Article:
Metabolic reactions can be split into two categories:
- Catabolism: it encompasses chemical reactions in which complex molecules are broken down into simpler components, releasing the energy trapped in the chemical bonds in the process.
- Anabolism: it includes metabolic pathways that result in the synthesis of molecules from their smaller building blocks. In this case, energy needs to be supplied.
Understandably, the Gibb’s free energy and the substrates available to organisms will determine which metabolisms are viable. Different chemical reactions will yield different energy outcomes that will power the cells. For example, the oxidation of glucose in the presence of oxygen releases a vast amount of energy, which will result in aerobic heterotrophic organisms having very low doubling times (the time that it takes a microbial culture to double the number of members). Other reactions are not as efficient, as we can see in the redox tower,
E is the electric potential of the reaction, which is defined as the energy per unit charge available from the oxidations/reduction reaction. The relationship between the electric potential (E) and the Gibb’s Free Energy is very straightforward and it is captured by the equation:
Where n is the number of electrons transferred and E is F is the Faraday constant 96,485J/(V⋅mol).
Gibb’s Free Energy and Cellular Growth
Chemical reactions have been extensively characterized thermodynamically in order to build tables that contain values such as enthalpy, entropy, and Gibb’s free energy. However, cells, due to their intrinsic complexity, have fallen behind. Nevertheless, efforts have been made to try to characterize the properties of microbial biomass.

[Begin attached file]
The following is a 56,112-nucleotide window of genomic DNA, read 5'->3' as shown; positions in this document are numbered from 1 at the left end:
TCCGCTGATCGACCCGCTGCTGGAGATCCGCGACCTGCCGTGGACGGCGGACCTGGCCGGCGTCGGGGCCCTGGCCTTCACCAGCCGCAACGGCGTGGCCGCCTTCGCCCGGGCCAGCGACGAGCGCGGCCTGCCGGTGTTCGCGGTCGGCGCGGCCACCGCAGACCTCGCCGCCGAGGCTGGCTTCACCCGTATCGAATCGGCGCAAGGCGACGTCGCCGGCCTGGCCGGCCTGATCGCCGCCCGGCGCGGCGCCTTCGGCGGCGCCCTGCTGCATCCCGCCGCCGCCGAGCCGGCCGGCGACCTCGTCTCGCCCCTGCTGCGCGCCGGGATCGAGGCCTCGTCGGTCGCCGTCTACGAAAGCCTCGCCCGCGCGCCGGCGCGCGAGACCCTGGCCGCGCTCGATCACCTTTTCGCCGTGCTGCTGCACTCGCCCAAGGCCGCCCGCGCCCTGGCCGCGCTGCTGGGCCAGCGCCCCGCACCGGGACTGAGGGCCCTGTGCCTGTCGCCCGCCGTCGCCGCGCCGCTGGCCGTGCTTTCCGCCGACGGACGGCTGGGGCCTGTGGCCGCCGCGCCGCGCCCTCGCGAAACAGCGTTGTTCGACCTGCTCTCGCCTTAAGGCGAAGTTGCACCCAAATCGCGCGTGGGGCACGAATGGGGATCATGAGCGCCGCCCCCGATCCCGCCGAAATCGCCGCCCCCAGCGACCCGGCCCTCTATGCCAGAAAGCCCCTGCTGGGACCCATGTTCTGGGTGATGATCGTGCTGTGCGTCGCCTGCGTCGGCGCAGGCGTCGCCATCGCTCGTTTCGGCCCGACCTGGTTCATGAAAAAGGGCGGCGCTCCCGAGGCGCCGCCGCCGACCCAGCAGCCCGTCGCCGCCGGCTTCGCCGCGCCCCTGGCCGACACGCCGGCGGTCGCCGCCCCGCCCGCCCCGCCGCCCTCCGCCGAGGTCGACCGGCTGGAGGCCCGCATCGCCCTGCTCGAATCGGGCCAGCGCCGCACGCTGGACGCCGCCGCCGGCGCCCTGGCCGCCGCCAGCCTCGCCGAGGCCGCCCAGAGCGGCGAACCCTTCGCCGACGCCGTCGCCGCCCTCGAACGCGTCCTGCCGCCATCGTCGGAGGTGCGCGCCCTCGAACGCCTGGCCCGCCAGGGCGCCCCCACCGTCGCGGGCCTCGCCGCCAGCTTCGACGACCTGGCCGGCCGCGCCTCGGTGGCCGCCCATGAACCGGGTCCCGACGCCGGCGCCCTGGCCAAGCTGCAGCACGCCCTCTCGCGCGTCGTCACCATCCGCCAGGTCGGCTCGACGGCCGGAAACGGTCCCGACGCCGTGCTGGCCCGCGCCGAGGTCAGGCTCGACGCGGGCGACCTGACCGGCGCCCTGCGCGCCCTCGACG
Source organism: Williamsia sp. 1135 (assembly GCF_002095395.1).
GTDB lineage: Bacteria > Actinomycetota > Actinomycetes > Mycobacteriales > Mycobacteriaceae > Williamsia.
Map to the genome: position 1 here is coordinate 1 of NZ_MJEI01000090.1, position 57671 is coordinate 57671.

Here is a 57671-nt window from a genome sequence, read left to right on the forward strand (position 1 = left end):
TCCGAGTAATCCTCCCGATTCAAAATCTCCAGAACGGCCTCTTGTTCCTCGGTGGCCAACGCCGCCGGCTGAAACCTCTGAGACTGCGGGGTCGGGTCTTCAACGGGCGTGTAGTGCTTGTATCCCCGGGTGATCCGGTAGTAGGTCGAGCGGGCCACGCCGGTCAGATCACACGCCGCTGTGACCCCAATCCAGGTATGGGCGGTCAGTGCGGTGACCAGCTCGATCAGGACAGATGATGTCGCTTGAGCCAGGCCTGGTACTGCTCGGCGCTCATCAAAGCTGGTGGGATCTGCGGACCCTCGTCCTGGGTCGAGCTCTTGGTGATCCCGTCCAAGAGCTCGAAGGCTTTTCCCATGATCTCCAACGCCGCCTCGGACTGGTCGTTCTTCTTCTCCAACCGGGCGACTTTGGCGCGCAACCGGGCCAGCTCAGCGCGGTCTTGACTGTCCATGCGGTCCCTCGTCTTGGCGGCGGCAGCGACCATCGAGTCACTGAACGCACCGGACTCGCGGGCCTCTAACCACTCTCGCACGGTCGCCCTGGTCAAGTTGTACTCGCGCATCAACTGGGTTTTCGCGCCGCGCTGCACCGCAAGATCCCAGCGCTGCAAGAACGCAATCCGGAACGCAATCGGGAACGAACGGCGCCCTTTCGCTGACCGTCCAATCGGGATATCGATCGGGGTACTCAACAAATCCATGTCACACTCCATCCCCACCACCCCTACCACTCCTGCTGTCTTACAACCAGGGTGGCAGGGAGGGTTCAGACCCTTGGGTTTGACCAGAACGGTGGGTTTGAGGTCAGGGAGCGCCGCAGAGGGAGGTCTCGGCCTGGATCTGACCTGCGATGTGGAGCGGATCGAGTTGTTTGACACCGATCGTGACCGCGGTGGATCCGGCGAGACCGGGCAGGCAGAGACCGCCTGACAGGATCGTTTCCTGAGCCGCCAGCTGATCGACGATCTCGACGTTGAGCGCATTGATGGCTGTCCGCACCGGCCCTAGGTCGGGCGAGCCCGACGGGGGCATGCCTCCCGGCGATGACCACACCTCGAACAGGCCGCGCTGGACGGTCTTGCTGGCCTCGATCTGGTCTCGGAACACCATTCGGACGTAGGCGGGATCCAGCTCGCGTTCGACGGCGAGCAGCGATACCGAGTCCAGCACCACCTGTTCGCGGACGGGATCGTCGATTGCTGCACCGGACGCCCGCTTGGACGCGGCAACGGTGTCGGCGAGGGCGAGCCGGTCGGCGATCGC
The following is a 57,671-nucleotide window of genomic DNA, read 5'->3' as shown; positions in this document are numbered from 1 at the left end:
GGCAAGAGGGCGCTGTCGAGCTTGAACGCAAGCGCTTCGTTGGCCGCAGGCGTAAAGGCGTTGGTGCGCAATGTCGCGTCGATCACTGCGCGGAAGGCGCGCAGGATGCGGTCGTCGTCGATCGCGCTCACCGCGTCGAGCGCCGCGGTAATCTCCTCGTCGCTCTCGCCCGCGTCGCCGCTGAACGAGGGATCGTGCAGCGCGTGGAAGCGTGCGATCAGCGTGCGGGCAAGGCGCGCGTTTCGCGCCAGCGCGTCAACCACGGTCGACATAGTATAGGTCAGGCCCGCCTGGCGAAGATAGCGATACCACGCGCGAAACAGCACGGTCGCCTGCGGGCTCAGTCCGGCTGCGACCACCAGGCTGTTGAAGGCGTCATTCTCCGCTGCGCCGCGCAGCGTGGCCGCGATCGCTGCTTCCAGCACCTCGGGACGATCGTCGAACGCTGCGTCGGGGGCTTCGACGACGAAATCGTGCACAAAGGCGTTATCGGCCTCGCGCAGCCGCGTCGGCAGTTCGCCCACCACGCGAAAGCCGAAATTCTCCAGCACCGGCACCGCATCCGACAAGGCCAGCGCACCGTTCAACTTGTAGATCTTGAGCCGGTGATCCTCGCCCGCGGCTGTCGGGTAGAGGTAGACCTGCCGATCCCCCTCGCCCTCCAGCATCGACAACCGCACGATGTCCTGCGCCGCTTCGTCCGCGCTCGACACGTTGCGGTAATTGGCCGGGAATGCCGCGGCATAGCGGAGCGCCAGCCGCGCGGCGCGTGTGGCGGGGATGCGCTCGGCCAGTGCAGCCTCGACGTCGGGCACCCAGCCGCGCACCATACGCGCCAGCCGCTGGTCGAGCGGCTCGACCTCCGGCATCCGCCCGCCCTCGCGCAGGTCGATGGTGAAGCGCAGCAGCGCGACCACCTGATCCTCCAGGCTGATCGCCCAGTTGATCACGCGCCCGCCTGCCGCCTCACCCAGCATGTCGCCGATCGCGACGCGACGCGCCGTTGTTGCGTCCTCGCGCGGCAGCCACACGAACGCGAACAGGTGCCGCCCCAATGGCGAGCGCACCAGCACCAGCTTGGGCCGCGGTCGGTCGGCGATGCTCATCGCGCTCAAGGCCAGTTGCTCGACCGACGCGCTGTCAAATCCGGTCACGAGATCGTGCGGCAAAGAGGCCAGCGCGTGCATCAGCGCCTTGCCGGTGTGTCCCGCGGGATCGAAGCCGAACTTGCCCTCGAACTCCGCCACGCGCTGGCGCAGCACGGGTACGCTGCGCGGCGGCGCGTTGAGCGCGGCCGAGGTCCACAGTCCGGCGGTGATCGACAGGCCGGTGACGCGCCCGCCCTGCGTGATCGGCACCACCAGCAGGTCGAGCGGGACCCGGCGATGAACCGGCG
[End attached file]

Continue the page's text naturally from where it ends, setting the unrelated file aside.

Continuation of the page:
In this pivotal work, we can see different ∆G values for different microbial species. The immediate conclusion for this work is that, for cells to replicate themselves, they would need to allocate energy to synthesize new biomass. The energy required for such a process should then derive from the redox reactions we mentioned before. The yield of these reactions will then determine how much energy is available and if it is viable for the cell to replicate. Recent studies have aimed to try to find the relation between Gibb’s free energy and the microbial growth of microorganisms, highlighting the importance of thermodynamics in life.
Why Unravelling Biothermodynamics Matters
Despite being a very complex tapestry of interconnected chemical reactions contained in cells, life is governed by the same fundamental principles as fundamental chemistry. In its fight for survival, laws such as that energy is neither created nor destroyed and that the universe tends towards entropy lay the ground rules for life. Gibb’s free energy emerges as a critical player, determining the spontaneity of these chemical reactions. Organisms, as tiny biological machines, have the ability to harness the energy released by spontaneous chemical reactions to drive their metabolism.
This is why it is fundamental that we unravel biothermodynamics. The ramifications of this knowledge are vast. It will help us understand how much organisms can grow. It will provide us with tools to optimize our processes, redirecting the energy allocation of cells into products that we could be interested in. But it can also provide information about in which kind of setting organisms can grow, opening the gates for fields as exotic as astrobiology. Tools such as adiabatic calorimetry and simulation can be of unmeasurable help for this.
Watch our video on biothermodynamics here: